Yeah, actually, if you're not working, I would take him out and home ed. (Are your other children older or younger?) You can get tutors for some of the specialist things and do lots with him yourself and still have loads of time for sport and chilling out. Far preferable to sending him back to board.

littleducks Fri 01-Feb-13 11:11:33

Sounds frustrating especially if you are paying ££££.

I think if you werent moving back it might not matter, if the school follow a different philosophy but then produce children who leave the school well educated with the grades they need.

If it helps, dd is the same age and goes to state school in the UK. I get wound up sending her to school but still teaching her to read, her tables, her spellings etc.

Copthallresident Fri 01-Feb-13 11:26:07

Had exactly the same experience at an International School in Asia, with a European approach, you have my sympathy. It wasn't just the teaching either, dd was nocked out in the playground and I did n't find out until she got home!! And my younger dd came home wet because they put Reception on the bus 15 minutes earlier than the rest and then wouldn't let them back in the school. Driver told dd and friend to go on the pavement! They had a word crocadile in Reception, they were not allowed a book until they could read every word on it. DD is dyslexic, she still wouldn't have a reading book now if she had had to learn them by look see!!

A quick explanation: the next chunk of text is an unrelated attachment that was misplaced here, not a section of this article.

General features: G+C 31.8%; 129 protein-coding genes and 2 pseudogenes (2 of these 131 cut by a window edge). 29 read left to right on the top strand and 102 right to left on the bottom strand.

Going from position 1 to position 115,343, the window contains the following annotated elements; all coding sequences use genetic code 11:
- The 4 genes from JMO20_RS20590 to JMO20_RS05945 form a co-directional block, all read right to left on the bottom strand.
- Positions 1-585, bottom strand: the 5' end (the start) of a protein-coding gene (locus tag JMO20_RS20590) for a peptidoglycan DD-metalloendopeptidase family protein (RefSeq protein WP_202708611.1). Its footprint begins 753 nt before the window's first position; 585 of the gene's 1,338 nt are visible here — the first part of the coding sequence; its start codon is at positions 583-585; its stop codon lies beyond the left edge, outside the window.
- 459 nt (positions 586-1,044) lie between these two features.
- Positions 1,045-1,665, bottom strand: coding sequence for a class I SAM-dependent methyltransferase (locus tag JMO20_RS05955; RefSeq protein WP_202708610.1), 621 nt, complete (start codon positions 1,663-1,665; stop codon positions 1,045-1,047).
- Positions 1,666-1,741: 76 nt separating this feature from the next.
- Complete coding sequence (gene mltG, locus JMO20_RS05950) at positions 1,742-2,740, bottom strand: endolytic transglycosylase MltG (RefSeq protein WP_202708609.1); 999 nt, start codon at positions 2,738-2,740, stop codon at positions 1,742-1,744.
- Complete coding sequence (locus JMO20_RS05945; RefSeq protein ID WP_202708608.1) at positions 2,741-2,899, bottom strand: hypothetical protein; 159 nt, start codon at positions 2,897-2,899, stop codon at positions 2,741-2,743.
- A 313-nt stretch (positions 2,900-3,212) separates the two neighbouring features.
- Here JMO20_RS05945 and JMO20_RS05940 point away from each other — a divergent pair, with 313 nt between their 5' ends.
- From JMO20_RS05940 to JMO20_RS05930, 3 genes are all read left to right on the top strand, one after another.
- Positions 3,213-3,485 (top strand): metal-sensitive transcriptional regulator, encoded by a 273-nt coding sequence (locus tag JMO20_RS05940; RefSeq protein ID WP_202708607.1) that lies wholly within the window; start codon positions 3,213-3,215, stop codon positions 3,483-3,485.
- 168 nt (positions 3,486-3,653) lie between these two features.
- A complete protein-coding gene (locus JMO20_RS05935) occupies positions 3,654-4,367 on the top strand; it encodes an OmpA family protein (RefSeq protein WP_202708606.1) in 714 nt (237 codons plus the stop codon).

mummytime Fri 01-Feb-13 13:00:39

To know the insiders view of international schools, you could search and register with the International School Review.

racingheart Fri 01-Feb-13 13:11:49

I second home-educating. Unless you're earning so much that his school fees are a blip in comparison, you probably won't even be worse off.
He's really young. He can easily learn all the skills he needs in a very short time if you are working 1-2-1 with him.
You can concentrate on the basics and also add in lots of fun - get him some music tuition, sports tuition etc. As long as he still regularly sees his friends from school (or other local home educators?) then he'll be happy.